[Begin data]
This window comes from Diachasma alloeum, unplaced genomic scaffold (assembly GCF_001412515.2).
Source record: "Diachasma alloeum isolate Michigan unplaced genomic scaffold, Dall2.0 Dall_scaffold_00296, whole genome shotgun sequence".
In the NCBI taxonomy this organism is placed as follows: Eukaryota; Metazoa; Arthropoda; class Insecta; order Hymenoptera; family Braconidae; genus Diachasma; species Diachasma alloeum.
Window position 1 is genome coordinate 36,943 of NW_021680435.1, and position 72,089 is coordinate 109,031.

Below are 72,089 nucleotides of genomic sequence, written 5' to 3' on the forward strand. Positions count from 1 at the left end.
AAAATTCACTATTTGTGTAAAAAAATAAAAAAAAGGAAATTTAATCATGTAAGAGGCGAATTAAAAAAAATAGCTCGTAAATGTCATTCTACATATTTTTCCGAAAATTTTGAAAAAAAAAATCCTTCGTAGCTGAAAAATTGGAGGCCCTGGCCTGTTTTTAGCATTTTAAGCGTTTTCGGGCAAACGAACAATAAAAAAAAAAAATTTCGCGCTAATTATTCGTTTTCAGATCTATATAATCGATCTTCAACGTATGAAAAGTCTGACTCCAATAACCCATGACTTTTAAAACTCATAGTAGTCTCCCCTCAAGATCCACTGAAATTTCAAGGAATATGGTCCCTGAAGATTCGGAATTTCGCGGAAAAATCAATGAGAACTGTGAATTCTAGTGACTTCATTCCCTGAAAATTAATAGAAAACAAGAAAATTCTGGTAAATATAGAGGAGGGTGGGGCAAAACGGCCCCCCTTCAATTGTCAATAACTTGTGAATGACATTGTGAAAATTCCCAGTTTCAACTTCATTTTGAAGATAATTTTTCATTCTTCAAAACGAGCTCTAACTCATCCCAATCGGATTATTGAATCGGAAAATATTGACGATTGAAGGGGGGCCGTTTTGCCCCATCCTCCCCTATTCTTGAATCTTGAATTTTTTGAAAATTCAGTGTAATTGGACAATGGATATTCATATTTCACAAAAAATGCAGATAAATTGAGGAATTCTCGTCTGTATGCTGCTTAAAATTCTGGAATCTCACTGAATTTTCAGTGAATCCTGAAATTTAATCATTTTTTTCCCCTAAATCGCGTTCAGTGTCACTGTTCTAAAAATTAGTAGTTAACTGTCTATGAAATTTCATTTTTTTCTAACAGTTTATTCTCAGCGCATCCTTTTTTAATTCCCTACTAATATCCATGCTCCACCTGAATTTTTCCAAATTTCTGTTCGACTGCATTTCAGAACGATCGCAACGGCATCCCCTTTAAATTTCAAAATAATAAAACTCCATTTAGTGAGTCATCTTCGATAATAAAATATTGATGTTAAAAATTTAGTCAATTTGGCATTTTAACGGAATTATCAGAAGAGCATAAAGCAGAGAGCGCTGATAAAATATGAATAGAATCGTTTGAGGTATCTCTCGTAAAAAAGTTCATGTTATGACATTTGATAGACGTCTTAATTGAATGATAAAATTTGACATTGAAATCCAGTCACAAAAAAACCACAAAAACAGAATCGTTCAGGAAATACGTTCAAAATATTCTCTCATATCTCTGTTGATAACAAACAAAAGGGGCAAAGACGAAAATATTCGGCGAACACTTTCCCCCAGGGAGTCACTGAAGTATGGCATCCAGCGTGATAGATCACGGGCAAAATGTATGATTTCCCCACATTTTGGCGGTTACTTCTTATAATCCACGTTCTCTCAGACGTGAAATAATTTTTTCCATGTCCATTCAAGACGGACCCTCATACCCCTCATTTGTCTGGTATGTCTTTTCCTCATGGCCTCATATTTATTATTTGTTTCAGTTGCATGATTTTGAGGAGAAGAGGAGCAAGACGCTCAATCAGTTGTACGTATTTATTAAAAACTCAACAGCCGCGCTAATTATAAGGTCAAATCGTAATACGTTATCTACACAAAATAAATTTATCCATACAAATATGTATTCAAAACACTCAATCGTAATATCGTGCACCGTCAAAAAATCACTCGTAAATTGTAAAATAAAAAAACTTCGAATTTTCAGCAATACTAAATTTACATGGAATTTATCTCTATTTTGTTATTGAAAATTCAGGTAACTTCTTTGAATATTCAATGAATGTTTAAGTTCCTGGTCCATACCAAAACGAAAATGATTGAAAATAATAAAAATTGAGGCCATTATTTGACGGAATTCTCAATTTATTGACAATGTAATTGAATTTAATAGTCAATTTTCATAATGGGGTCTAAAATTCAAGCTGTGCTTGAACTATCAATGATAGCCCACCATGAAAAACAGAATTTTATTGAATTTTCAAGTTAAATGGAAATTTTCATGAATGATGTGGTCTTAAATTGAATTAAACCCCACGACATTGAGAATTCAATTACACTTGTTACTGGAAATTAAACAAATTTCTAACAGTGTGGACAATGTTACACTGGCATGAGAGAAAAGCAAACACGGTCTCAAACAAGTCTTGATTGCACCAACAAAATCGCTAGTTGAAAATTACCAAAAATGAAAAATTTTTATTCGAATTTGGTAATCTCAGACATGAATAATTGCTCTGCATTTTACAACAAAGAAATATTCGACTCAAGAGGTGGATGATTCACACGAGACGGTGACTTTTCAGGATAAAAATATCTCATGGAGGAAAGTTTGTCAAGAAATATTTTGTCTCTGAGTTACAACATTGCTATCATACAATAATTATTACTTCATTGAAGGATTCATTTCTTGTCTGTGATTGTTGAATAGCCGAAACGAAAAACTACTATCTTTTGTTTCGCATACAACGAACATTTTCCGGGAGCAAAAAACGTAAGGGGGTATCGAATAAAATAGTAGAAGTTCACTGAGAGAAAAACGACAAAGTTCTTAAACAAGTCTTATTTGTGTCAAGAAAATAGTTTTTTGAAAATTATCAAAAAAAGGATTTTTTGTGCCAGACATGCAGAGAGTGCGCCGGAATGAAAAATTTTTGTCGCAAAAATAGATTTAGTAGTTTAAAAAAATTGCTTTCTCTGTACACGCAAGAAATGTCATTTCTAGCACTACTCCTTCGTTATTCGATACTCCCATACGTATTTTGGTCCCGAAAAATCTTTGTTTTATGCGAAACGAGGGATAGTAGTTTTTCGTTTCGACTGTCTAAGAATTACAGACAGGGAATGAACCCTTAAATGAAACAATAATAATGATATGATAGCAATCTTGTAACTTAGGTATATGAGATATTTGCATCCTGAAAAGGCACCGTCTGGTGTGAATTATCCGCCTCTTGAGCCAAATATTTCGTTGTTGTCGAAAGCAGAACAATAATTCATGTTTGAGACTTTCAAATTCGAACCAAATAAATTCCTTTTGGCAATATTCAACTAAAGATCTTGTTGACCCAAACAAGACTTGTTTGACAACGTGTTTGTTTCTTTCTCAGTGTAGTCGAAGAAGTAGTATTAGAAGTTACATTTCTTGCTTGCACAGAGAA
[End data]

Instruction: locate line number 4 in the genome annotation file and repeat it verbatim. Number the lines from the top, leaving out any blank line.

Window position 1 is genome coordinate 36,943 of NW_021680435.1, and position 72,089 is coordinate 109,031.